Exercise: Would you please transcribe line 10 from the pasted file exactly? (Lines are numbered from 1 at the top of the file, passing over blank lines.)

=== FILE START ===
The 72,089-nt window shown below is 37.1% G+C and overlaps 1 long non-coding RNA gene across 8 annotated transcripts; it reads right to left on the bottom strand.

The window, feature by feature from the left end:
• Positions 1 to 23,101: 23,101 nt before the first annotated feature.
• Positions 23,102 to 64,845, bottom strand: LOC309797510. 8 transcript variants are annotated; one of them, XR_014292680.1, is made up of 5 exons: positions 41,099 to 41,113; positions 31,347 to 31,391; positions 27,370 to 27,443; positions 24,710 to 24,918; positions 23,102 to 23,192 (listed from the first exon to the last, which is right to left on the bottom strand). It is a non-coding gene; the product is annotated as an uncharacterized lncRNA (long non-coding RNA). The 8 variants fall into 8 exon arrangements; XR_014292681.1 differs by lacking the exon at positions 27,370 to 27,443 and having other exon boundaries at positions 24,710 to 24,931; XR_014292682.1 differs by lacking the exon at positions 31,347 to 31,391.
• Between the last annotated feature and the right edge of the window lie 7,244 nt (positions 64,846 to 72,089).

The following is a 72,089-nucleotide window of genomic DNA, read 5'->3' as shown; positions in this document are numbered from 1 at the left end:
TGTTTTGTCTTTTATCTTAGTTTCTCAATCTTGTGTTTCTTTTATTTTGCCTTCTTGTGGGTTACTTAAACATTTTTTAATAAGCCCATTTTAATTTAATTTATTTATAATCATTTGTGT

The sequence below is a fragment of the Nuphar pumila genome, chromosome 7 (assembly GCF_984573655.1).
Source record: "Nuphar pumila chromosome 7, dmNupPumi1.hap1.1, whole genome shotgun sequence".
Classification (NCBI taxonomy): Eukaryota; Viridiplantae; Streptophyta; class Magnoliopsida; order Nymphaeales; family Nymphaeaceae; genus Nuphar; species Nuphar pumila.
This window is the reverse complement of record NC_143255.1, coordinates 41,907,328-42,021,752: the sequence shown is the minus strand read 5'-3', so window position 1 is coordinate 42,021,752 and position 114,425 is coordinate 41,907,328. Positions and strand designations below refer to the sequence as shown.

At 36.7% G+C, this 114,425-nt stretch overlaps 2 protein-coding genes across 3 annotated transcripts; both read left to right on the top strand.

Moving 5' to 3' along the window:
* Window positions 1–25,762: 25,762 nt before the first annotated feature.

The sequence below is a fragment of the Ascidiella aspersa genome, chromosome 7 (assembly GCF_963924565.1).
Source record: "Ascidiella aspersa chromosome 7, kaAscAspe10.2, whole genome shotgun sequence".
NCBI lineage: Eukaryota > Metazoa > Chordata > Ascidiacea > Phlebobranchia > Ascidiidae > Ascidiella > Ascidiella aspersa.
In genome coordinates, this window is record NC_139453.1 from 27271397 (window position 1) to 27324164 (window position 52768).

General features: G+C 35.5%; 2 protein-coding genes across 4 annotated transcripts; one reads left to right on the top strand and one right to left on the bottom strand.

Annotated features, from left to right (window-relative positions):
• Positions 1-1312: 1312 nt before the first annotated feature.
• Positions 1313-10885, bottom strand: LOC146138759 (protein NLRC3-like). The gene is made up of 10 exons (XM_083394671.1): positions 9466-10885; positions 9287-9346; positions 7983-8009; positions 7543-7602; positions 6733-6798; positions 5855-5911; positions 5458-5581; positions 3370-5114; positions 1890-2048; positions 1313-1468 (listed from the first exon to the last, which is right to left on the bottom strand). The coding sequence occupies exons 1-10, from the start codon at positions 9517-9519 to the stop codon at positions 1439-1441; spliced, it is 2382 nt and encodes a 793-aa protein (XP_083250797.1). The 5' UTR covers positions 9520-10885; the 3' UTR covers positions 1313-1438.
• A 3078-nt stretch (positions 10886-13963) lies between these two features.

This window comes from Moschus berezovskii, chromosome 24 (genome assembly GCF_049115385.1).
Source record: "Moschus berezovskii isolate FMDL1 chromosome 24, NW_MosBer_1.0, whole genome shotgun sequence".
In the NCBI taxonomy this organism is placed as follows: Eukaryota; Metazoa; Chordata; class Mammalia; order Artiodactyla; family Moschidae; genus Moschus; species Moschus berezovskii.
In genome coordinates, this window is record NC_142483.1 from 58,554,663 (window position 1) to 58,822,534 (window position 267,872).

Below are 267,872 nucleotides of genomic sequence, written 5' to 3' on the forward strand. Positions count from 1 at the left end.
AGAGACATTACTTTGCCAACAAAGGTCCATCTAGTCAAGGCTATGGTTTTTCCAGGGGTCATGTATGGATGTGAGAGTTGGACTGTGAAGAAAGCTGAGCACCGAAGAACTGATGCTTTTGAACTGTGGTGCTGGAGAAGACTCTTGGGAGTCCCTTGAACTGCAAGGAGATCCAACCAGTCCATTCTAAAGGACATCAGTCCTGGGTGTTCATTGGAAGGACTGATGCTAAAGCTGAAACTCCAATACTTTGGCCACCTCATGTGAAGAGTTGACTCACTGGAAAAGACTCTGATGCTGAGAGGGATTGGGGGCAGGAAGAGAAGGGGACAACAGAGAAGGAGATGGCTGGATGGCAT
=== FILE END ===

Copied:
Classification (NCBI taxonomy): Eukaryota; Viridiplantae; Streptophyta; class Magnoliopsida; order Nymphaeales; family Nymphaeaceae; genus Nuphar; species Nuphar pumila.